For some ungodly reason we woke up at 6:30am on Sunday and got up and wandered around taking a few pictures of Dublin before meeting up (unplannedly, but delightfully) with con-coordinator xnamkrad for breakfast, and going about the con for the day.
The panel on 'why bad boys get the girls' was surprisingly well-attended and well-interacted, for being held at 10am. We decided that part of why bad boys got the girl is because fiction is fantasy and wickedness is appealing in fantasy, but man, generally speaking, in real life, you don't want to hook up with genuinely bad people. However, their appeal is in charisma and confidence and black leather, we thought. :)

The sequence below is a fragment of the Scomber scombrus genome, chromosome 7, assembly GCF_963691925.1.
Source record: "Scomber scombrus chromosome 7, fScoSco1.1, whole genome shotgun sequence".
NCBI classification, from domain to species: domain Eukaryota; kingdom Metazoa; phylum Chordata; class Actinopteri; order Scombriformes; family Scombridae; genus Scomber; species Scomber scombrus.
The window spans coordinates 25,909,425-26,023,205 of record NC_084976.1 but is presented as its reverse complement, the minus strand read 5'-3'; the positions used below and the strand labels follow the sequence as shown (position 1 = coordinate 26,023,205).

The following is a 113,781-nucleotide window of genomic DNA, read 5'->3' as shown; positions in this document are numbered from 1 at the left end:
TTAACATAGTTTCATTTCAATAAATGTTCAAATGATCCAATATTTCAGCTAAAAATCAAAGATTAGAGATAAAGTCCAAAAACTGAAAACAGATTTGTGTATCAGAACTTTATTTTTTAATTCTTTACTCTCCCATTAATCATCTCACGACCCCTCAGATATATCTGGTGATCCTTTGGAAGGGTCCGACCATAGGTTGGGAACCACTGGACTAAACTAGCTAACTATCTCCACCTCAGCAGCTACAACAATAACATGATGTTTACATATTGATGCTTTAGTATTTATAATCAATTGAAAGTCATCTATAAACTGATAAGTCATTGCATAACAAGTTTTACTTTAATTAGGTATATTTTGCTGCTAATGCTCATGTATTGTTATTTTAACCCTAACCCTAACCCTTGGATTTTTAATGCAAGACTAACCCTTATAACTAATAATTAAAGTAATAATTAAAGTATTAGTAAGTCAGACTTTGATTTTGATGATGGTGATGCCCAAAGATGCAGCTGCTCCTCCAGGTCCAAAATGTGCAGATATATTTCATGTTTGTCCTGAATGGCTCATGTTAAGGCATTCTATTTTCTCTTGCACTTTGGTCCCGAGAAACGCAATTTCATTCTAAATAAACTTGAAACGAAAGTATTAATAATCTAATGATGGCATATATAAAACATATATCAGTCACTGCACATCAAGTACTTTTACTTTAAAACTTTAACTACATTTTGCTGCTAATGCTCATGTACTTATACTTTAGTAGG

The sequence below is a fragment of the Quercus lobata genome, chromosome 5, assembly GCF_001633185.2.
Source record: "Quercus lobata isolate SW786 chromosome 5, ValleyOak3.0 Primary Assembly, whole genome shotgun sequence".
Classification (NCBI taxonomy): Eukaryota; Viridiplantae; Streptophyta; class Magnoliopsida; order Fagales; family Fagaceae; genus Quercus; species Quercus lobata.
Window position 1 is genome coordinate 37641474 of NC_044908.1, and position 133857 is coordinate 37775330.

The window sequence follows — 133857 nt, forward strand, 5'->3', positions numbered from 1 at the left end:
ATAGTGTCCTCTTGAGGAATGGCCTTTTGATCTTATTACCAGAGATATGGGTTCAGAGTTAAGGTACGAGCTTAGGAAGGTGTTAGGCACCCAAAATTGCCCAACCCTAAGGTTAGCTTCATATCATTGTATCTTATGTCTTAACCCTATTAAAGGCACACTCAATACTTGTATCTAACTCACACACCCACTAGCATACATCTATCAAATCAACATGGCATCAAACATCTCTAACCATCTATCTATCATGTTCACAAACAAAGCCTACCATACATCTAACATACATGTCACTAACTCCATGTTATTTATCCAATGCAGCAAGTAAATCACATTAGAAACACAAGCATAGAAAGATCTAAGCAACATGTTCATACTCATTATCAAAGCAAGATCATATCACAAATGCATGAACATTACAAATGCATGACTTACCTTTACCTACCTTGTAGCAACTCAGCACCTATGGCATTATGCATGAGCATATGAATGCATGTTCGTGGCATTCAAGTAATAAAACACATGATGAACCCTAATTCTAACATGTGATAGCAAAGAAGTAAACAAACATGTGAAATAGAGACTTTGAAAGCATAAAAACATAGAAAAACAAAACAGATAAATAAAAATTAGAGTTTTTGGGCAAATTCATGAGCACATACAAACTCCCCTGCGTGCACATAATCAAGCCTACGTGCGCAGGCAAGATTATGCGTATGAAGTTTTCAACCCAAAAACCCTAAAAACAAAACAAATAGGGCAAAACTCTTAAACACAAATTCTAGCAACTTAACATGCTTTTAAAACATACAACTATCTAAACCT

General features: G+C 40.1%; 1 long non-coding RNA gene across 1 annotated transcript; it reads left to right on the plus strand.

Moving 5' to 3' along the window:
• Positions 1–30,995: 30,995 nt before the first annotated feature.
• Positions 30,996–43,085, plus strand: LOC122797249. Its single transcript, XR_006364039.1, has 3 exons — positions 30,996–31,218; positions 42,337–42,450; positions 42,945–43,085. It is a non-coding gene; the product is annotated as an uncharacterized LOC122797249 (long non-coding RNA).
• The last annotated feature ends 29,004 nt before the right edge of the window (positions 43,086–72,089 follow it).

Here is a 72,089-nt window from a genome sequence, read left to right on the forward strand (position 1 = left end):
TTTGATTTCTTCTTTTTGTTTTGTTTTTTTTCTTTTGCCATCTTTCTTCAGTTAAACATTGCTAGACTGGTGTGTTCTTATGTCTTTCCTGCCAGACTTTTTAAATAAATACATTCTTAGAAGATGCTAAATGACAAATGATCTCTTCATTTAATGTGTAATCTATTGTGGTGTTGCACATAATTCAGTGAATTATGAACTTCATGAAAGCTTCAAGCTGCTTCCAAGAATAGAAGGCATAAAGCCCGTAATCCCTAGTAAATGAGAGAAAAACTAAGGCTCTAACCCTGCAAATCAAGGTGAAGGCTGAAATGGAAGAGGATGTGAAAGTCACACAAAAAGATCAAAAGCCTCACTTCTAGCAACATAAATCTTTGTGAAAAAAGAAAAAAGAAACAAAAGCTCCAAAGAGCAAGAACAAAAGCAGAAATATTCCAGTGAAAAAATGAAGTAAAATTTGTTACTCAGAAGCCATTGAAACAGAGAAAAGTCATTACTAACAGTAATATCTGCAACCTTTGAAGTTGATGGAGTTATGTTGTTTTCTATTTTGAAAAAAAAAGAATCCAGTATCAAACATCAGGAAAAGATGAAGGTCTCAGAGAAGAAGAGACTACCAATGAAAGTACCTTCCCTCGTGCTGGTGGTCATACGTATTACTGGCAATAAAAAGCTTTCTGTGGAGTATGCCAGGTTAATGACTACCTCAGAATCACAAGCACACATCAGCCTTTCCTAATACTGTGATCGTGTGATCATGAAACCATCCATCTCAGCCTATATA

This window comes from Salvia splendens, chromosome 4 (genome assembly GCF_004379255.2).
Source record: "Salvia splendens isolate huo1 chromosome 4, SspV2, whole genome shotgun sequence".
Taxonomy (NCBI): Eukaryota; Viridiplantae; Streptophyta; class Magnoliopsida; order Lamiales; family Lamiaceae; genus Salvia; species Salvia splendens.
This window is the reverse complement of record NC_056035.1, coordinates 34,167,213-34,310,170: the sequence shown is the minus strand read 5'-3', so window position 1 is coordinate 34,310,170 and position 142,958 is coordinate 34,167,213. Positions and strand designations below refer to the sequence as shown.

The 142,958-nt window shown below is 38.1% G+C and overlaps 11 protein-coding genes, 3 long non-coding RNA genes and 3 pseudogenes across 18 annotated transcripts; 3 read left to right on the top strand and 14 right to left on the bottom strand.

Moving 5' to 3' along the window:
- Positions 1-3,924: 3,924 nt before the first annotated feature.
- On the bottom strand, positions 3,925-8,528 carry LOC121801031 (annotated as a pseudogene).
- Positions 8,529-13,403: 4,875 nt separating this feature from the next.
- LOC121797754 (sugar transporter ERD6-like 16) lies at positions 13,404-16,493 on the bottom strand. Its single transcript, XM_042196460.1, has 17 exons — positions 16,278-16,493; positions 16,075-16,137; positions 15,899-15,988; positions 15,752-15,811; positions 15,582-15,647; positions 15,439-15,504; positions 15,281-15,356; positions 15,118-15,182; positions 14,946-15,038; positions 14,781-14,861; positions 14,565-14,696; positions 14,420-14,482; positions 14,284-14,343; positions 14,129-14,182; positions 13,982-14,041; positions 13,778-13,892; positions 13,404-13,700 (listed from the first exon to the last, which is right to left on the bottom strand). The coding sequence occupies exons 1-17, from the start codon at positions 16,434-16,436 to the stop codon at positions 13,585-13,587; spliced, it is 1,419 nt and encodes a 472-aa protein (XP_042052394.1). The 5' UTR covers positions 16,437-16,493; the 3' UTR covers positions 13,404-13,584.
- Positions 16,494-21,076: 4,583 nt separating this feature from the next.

Raven Dane had been going to play Pictionary that afternoon, but had to leave early. Consequently, Leah and I ended up volunteered to play the part of Raven in the Pictionary game. I hadn't played it in so very long I was deeply nervous about it, but it actually turned out to be shoutingly good fun. It was boys against girls, and apparently the girls have lost *badly* every year, but this year it was a draw (er, so to speak)! And there were some very, very funny bits, including when jemck had a film that clearly every male in the audience recognized by the time she'd drawn the third item for it, but we couldn't figure out for the life of us. She said, helplessly, "You had to hang around with teenage male geeks in the 80s to know what this is!"